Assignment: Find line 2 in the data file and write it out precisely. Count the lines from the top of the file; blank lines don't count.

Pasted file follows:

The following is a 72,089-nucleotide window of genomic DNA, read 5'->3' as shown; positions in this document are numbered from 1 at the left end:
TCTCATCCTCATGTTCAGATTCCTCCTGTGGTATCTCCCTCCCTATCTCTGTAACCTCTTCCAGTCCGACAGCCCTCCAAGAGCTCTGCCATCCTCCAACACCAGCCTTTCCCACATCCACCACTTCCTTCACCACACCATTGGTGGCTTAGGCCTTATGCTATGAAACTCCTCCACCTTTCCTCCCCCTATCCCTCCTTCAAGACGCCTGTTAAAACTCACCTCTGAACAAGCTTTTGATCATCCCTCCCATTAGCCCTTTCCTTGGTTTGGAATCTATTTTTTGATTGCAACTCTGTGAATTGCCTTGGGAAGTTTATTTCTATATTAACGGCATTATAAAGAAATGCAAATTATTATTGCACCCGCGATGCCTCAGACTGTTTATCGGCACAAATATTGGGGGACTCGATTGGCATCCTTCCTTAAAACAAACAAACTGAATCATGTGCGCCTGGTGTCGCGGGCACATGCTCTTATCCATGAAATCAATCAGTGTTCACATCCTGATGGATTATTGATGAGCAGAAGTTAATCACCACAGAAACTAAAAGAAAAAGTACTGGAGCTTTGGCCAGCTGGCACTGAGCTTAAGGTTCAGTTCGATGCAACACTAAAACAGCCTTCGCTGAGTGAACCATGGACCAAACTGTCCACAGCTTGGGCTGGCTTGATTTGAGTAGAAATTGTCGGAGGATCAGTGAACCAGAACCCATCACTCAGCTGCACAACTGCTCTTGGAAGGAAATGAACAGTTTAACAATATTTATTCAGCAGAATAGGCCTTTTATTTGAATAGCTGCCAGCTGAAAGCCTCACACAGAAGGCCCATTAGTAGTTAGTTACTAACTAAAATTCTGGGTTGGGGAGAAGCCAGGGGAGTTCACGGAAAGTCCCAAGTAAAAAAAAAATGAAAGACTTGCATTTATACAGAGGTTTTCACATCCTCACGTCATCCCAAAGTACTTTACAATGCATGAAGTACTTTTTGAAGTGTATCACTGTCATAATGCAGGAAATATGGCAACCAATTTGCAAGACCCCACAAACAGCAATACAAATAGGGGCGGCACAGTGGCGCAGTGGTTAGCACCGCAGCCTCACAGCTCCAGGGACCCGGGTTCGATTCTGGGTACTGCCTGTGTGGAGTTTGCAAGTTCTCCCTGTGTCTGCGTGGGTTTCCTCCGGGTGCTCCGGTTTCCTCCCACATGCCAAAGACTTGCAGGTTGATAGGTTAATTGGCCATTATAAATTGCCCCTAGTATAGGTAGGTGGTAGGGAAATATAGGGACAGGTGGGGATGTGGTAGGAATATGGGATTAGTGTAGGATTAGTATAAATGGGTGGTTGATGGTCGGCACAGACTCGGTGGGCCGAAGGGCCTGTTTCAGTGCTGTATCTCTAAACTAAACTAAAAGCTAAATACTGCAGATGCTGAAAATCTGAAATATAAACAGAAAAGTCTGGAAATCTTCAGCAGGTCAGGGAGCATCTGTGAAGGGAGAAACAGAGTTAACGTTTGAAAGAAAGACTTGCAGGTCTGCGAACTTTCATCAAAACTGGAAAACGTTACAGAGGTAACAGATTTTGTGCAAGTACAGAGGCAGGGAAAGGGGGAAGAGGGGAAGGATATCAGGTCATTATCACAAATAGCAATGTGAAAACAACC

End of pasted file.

TCTCATCCTCATGTTCAGATTCCTCCTGTGGTATCTCCCTCCCTATCTCTGTAACCTCTTCCAGTCCGACAGCCCTCCAAGAGCTCTGCCATCCTCCAACACCAGCCTTTCCCACATCCACCACTTCCTTCACCACACCATTGGTGGCTTAGGCCTTATGCTATGAAACTCCTCCACCTTTCCTCCCCCTATCCCTCCTTCAAGACGCCTGTTAAAACTCACCTCTGAACAAGCTTTTGATCATCCCTCCCATTAGCCCTTTCCTTGGTTTGGAATCTATTTTTTGATTGCAACTCTGTGAATTGCCTTGGGAAGTTTATTTCTATATTAACGGCATTATAAAGAAATGCAAATTATTATTGCACCCGCGATGCCTCAGACTGTTTATCGGCACAAATATTGGGGGACTCGATTGGCATCCTTCCTTAAAACAAACAAACTGAATCATGTGCGCCTGGTGTCGCGGGCACATGCTCTTATCCATGAAATCAATCAGTGTTCACATCCTGATGGATTATTGATGAGCAGAAGTTAATCACCACAGAAACTAAAAGAAAAAGTACTGGAGCTTTGGCCAGCTGGCACTGAGCTTAAGGTTCAGTTCGATGCAACACTAAAACAGCCTTCGCTGAGTGAACCATGGACCAAACTGTCCACAGCTTGGGCTGGCTTGATTTGAGTAGAAATTGTCGGAGGATCAGTGAACCAGAACCCATCACTCAGCTGCACAACTGCTCTTGGAAGGAAATGAACAGTTTAACAATATTTATTCAGCAGAATAGGCCTTTTATTTGAATAGCTGCCAGCTGAAAGCCTCACACAGAAGGCCCATTAGTAGTTAGTTACTAACTAAAATTCTGGGTTGGGGAGAAGCCAGGGGAGTTCACGGAAAGTCCCAAGTAAAAAAAAAATGAAAGACTTGCATTTATACAGAGGTTTTCACATCCTCACGTCATCCCAAAGTACTTTACAATGCATGAAGTACTTTTTGAAGTGTATCACTGTCATAATGCAGGAAATATGGCAACCAATTTGCAAGACCCCACAAACAGCAATACAAATAGGGGCGGCACAGTGGCGCAGTGGTTAGCACCGCAGCCTCACAGCTCCAGGGACCCGGGTTCGATTCTGGGTACTGCCTGTGTGGAGTTTGCAAGTTCTCCCTGTGTCTGCGTGGGTTTCCTCCGGGTGCTCCGGTTTCCTCCCACATGCCAAAGACTTGCAGGTTGATAGGTTAATTGGCCATTATAAATTGCCCCTAGTATAGGTAGGTGGTAGGGAAATATAGGGACAGGTGGGGATGTGGTAGGAATATGGGATTAGTGTAGGATTAGTATAAATGGGTGGTTGATGGTCGGCACAGACTCGGTGGGCCGAAGGGCCTGTTTCAGTGCTGTATCTCTAAACTAAACTAAAAGCTAAATACTGCAGATGCTGAAAATCTGAAATATAAACAGAAAAGTCTGGAAATCTTCAGCAGGTCAGGGAGCATCTGTGAAGGGAGAAACAGAGTTAACGTTTGAAAGAAAGACTTGCAGGTCTGCGAACTTTCATCAAAACTGGAAAACGTTACAGAGGTAACAGATTTTGTGCAAGTACAGAGGCAGGGAAAGGGGGAAGAGGGGAAGGATATCAGGTCATTATCACAAATAGCAATGTGAAAACAACC